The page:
You may be surprised to find out that this pretty, but small little cottage just off the market place on Barn Street was once visited by a queen.

Look carefully and you’ll an engraved slab on the 16th century Grade I listed Molet House, marking the visit of Queen Elizabeth I, who slept here on March 24, 1586.

Lavenham High Street

Visitors to Lavenham should make time to wander the high street as it’s home to a number of gorgeous half-timbered independent shops, galleries and cafes, as well as the historic Swan hotel.

Shops and galleries on Lavenham high street include: 

  • Timbers Antiques and Collectables
  • Wildlife Art Gallery
  • Lavenham Contemporary Art
  • Crooked House Gallery

Merchant’s Row

Merchant’s Row, located where Water St meets Church St, is a stunning row of medieval jettied buildings steeped in history and home to a collection of contemporary independent boutique businesses. Be sure to check out:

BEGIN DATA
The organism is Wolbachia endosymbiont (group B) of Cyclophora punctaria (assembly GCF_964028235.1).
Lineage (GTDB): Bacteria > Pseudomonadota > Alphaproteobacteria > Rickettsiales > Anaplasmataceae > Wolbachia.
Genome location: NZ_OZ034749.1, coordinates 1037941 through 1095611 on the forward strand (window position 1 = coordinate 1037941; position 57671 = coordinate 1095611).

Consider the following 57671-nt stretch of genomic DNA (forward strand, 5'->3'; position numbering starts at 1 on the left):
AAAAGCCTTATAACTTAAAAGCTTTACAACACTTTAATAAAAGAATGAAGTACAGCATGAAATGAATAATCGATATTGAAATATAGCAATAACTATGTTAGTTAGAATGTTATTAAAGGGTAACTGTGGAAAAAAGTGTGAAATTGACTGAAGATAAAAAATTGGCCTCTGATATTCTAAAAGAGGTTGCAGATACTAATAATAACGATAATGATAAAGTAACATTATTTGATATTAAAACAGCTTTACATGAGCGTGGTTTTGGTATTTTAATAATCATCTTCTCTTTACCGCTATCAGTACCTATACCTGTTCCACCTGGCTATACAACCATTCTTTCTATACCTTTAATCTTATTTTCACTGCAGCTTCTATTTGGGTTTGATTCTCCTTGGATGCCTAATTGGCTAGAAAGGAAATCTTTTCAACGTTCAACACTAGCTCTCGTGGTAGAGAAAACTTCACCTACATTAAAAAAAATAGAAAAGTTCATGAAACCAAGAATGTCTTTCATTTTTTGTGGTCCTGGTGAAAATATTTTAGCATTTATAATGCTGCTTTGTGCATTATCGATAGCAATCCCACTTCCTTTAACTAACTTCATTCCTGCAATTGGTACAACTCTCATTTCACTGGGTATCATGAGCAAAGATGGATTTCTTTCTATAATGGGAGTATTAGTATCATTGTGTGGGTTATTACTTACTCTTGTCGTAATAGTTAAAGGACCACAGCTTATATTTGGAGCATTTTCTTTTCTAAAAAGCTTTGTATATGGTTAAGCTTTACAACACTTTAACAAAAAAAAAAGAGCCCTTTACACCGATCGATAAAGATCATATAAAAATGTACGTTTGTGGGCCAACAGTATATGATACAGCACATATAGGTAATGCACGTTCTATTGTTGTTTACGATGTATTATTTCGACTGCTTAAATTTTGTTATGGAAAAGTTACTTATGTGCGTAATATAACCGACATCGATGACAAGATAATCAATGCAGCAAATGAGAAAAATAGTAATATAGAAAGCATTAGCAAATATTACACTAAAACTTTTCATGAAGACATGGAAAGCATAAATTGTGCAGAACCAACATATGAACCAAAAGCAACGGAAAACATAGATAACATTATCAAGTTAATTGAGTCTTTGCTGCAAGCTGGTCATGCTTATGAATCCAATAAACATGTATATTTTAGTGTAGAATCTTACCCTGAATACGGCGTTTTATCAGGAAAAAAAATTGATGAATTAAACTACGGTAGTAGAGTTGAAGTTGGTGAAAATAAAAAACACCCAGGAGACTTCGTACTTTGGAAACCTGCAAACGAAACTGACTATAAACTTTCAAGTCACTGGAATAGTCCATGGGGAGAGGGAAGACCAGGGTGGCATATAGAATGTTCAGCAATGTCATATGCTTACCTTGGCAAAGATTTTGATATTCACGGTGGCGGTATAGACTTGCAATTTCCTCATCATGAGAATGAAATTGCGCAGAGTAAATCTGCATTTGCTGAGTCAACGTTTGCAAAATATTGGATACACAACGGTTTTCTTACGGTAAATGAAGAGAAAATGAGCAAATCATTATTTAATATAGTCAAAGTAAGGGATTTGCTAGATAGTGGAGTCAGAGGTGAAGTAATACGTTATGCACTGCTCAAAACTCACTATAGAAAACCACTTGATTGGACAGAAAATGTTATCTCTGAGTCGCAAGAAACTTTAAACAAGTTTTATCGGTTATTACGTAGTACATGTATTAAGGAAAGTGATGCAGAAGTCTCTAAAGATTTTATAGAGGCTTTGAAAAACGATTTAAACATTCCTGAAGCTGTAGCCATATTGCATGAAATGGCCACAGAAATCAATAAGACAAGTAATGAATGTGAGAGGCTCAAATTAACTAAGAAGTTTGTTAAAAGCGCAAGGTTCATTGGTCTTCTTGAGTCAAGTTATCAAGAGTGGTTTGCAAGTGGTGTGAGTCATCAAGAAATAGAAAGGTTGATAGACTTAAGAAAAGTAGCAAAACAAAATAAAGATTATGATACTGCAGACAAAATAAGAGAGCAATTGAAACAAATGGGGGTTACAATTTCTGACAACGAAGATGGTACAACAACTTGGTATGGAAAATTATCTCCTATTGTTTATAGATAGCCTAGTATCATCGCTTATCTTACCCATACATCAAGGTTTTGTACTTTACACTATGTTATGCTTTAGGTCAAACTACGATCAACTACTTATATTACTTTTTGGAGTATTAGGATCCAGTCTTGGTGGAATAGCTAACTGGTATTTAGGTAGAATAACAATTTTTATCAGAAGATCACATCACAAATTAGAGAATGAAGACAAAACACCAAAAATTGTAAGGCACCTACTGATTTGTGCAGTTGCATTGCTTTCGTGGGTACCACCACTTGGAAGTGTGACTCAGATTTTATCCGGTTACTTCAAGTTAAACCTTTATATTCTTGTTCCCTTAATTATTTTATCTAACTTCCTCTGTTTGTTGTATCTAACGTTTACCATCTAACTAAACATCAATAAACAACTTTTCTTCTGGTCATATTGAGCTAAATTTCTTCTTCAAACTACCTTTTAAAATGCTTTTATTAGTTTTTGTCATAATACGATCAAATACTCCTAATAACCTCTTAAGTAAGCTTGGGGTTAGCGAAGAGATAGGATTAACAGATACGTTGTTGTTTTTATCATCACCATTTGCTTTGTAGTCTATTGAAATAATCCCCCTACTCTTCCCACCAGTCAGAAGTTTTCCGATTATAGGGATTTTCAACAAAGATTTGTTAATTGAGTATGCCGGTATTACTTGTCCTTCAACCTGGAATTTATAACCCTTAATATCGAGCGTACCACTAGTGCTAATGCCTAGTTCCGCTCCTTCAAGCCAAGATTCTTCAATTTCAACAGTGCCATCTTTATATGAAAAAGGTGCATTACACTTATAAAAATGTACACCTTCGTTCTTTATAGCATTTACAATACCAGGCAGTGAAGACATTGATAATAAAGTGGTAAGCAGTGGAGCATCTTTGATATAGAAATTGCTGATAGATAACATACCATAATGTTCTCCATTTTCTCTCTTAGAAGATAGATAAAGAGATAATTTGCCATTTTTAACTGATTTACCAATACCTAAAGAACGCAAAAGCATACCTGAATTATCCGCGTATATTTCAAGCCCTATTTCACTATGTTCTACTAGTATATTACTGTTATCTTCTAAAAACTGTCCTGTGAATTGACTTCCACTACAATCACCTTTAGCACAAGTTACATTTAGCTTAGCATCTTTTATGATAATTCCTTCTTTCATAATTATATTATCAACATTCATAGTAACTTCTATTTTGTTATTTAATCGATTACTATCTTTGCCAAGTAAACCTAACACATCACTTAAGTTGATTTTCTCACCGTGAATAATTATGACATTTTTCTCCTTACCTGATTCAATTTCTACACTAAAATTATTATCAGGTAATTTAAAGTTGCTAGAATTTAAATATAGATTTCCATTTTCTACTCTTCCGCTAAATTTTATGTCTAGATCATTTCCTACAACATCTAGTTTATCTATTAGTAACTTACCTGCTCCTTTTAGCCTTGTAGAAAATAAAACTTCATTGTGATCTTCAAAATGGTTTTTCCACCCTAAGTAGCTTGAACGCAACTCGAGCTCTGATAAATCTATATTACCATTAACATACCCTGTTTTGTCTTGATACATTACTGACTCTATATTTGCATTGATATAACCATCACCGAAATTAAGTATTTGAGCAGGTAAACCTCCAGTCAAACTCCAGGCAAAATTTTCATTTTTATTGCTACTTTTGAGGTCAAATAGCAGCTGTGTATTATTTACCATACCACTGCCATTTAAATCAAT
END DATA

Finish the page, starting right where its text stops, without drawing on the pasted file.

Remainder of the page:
• Ariel Gallery
  • Village Gossip
  • Blue Magpie Studio
  • Country Flair
  • Curiosity Corner

Other Lavenham attractions 

Don’t restrict yourself to just the market place and high street when you visit Lavenham though. One of the highlights of any visit is simply taking the time to wander its side streets and see what you can find. 

There’s beautiful houses a-plenty here, many with interesting stories to tell. For example, Shilling Old Grange, on Shilling St is where Twinkle Twinkle Little Star was allegedly written. 

Harry Potter’s family home

Lavenham suffolk medieval village harry potter